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  1. #1
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    Silly Session Question

    When does the session ID change? On every "echo"?

    I read many recommendations to use the session id as the key to a directory or database key for saving sensitive info such as the user id.

    But (as an old mainframe CICS programmer), I worry that the session-id will change between the time I send (echo) a form and the time I pick up his/her "submit".

    Don't know that I'm making sense. Let's try this. Suppose I create a form (in, say, view-class "domainfolder/formtosend.php").

    Before I "echo", I acquire and use the session-id as a database key to store the userid. I then "echo" the form.

    The user fills in the form and submits it. (with, say, form action="domainfolder/index.php?task=whatever"...).

    Will the session id that I'd acquire in domainfolder/index.php (upon the user "submit") be the same as the session id I saved when I "echo"-ed from "domainfolder/formtosend.php"?

    And, suppose it is a multi-screen form where what the next form displays (via PHP code) depends on the content of the previous form.

    enuf already. As I said, this is no doubt a silly question.

    Regards,

    grNadpa Brian Case

  2. #2
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    A session key usually doesn't change. The exception being if you call session_regenerate_id, and I'm fairly certain there are some PHP extensions that toy around with the session ID (although I can't remember which ones; it wouldn't surprise me if suhosin was among them though).

    Anyway, PHP generates a session id for a user when you call the session_start function. It then sends a cookie with that session id to the user (or it puts in the URL, but this is not very common, and very prone to session hijacking).

    After the user has received the cookie with the session id, they will submit this cookie to the website with every request they make to that particular website, upon which PHP can read the session id and restore the session it created for the user back in memory.

    When the user closes his browser, the cookie is removed from his system and the session no longer exists (of course at this point the info stored on the server for the session still exists, but this will eventually be cleaned by PHP's garbage collector).

    As for the recommendations to use the session id to store user info in the database or file system, that's partially true. You can indeed let PHP store the session info in the file system (default) or database, or even go fancy and use something like memcache.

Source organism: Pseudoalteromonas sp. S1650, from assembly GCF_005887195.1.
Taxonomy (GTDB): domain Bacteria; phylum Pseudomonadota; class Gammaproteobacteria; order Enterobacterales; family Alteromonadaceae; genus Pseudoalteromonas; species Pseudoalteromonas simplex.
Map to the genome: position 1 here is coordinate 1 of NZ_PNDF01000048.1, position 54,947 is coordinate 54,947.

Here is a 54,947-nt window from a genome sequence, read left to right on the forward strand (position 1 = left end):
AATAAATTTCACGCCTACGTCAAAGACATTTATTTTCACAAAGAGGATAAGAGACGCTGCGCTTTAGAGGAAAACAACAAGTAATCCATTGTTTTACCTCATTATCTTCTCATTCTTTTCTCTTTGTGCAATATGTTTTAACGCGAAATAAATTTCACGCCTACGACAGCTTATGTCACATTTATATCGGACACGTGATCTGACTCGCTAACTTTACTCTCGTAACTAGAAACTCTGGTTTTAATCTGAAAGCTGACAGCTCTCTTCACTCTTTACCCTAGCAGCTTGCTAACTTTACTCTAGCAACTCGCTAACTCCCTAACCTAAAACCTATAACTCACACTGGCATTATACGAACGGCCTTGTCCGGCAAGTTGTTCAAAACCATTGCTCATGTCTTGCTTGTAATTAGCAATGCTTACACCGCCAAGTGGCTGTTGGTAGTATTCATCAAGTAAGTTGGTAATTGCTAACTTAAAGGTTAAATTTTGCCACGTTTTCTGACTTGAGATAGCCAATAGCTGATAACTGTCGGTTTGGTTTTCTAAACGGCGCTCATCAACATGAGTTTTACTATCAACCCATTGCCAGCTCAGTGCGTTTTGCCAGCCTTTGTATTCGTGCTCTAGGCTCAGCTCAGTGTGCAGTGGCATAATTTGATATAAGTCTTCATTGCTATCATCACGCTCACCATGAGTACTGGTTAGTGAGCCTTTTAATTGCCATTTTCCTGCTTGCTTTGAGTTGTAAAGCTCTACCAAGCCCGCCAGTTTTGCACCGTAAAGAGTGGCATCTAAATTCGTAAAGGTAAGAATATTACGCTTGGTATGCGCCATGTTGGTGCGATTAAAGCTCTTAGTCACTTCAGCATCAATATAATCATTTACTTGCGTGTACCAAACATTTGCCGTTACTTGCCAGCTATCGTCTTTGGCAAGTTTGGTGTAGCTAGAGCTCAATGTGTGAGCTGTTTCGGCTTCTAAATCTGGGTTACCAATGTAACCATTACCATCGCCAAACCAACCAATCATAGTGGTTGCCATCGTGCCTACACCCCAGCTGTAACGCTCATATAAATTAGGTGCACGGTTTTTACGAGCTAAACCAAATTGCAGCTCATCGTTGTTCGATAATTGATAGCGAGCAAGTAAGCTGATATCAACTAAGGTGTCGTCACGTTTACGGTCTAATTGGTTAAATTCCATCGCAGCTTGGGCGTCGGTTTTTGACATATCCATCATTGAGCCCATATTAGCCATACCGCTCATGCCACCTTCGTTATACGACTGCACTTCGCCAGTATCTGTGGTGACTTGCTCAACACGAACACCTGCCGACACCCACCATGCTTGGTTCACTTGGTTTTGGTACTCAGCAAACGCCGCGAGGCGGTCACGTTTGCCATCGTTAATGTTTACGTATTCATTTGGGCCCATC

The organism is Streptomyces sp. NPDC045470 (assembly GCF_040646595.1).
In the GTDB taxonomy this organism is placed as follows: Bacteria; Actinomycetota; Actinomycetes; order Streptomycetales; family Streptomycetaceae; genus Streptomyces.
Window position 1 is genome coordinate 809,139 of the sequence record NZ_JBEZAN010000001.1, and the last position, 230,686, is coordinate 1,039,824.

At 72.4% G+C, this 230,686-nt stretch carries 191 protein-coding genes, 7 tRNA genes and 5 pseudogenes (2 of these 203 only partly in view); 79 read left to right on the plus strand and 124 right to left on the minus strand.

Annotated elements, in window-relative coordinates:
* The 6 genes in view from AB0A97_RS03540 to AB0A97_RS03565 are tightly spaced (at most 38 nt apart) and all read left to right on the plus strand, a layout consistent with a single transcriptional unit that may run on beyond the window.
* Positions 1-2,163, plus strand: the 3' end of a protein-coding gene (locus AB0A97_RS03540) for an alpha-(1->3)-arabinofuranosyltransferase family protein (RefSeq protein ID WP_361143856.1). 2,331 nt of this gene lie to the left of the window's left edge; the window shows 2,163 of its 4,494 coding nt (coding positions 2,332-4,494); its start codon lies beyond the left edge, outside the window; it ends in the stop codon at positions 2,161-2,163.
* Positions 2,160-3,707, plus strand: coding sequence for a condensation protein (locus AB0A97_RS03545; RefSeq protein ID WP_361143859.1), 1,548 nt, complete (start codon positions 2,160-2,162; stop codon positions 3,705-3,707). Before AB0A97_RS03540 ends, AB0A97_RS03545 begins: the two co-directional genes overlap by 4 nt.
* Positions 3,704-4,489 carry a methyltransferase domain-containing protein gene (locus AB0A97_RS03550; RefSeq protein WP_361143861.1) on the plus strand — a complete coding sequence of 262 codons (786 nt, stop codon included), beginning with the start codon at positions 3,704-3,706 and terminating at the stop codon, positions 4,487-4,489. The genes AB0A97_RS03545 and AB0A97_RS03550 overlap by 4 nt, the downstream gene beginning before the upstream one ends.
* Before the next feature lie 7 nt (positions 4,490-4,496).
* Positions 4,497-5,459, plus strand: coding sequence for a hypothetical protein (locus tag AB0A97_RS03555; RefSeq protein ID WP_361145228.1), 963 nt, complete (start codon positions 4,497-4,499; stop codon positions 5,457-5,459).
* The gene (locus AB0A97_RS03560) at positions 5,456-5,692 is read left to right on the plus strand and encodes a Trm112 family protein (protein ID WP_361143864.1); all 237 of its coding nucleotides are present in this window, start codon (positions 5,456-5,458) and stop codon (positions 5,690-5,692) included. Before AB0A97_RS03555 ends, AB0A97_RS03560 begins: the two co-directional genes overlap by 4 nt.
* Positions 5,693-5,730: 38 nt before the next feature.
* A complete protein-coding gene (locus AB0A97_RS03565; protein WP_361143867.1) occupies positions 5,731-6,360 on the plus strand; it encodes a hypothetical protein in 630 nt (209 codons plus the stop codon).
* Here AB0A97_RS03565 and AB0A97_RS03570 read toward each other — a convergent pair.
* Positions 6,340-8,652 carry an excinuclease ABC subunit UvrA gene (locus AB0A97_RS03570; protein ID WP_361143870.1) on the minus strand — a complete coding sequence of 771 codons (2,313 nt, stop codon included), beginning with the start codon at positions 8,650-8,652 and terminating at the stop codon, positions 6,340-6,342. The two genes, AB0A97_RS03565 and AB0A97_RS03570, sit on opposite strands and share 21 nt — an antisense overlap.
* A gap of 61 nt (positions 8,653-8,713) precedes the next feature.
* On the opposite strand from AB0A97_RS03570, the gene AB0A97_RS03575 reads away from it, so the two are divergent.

But everything regarding sessions is volatile and should be seen as such. It's just PHPs mechanism of being able to remember information about a visitor spanning several server hits.
    What I'm trying to say is that session ids are temporary and your main data should never rely on them.
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  3. #3
    Keeper of the SFL StarLion's Avatar
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    Also worth pointing out that the session does have a timeout as well; if your user goes off to dinner before pushing that submit button, their sessionID can change when a fresh session is started when they hit your server again.

  4. #4
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    Quote Originally Posted by ScallioXTX View Post
    Anyway, PHP generates a session id for a user when you call the session_start function.
    <snip>
    What I'm trying to say is that session ids are temporary and your main data should never rely on them.
    Quote Originally Posted by StarLion View Post
    Also worth pointing out that the session does have a timeout as well;
    So what I take from this is that, in lieu of memcache,
    I need to setup my session_start as a singleton pattern? Or only in my "signin" process?
    And
    that timeouts would leave orphans in my database?

  5. #5
    Utopia, Inc. silver trophy
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    You need to call session_start on every page you want to use session. What that function does is check the cookie the user sent, and find the related info in the storage space the sessions live in.
    And timeouts do not leave orphans in your database, because PHP cleans out the data of timeouts (which is why they time out in the first place; there is a cookie but no info on the server, so we could actually say the cookie is orphaned )
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